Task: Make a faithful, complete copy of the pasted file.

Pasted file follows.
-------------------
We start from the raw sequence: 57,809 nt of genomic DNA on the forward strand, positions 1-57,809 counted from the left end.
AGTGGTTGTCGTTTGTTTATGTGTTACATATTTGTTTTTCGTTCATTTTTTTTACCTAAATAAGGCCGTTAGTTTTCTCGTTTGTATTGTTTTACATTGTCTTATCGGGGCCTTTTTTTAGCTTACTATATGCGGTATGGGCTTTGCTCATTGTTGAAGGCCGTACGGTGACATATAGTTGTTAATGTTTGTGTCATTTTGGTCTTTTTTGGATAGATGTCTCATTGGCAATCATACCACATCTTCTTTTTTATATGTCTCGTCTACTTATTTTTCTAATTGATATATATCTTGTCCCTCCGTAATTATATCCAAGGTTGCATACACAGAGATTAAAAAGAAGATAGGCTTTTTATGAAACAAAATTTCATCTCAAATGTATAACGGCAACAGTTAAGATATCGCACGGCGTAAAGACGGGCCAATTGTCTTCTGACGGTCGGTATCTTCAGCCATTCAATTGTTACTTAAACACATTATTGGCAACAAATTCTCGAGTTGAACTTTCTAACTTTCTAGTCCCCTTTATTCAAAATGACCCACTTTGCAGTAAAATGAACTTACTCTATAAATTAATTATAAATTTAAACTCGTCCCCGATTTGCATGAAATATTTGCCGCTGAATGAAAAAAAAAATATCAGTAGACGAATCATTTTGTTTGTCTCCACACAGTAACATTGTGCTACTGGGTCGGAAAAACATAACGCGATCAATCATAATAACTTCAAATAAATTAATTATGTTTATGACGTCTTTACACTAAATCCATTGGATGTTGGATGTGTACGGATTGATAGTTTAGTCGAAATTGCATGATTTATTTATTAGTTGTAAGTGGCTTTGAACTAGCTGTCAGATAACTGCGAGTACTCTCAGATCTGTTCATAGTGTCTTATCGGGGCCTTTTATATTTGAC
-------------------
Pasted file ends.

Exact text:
We start from the raw sequence: 57,809 nt of genomic DNA on the forward strand, positions 1-57,809 counted from the left end.
AGTGGTTGTCGTTTGTTTATGTGTTACATATTTGTTTTTCGTTCATTTTTTTTACCTAAATAAGGCCGTTAGTTTTCTCGTTTGTATTGTTTTACATTGTCTTATCGGGGCCTTTTTTTAGCTTACTATATGCGGTATGGGCTTTGCTCATTGTTGAAGGCCGTACGGTGACATATAGTTGTTAATGTTTGTGTCATTTTGGTCTTTTTTGGATAGATGTCTCATTGGCAATCATACCACATCTTCTTTTTTATATGTCTCGTCTACTTATTTTTCTAATTGATATATATCTTGTCCCTCCGTAATTATATCCAAGGTTGCATACACAGAGATTAAAAAGAAGATAGGCTTTTTATGAAACAAAATTTCATCTCAAATGTATAACGGCAACAGTTAAGATATCGCACGGCGTAAAGACGGGCCAATTGTCTTCTGACGGTCGGTATCTTCAGCCATTCAATTGTTACTTAAACACATTATTGGCAACAAATTCTCGAGTTGAACTTTCTAACTTTCTAGTCCCCTTTATTCAAAATGACCCACTTTGCAGTAAAATGAACTTACTCTATAAATTAATTATAAATTTAAACTCGTCCCCGATTTGCATGAAATATTTGCCGCTGAATGAAAAAAAAAATATCAGTAGACGAATCATTTTGTTTGTCTCCACACAGTAACATTGTGCTACTGGGTCGGAAAAACATAACGCGATCAATCATAATAACTTCAAATAAATTAATTATGTTTATGACGTCTTTACACTAAATCCATTGGATGTTGGATGTGTACGGATTGATAGTTTAGTCGAAATTGCATGATTTATTTATTAGTTGTAAGTGGCTTTGAACTAGCTGTCAGATAACTGCGAGTACTCTCAGATCTGTTCATAGTGTCTTATCGGGGCCTTTTATATTTGAC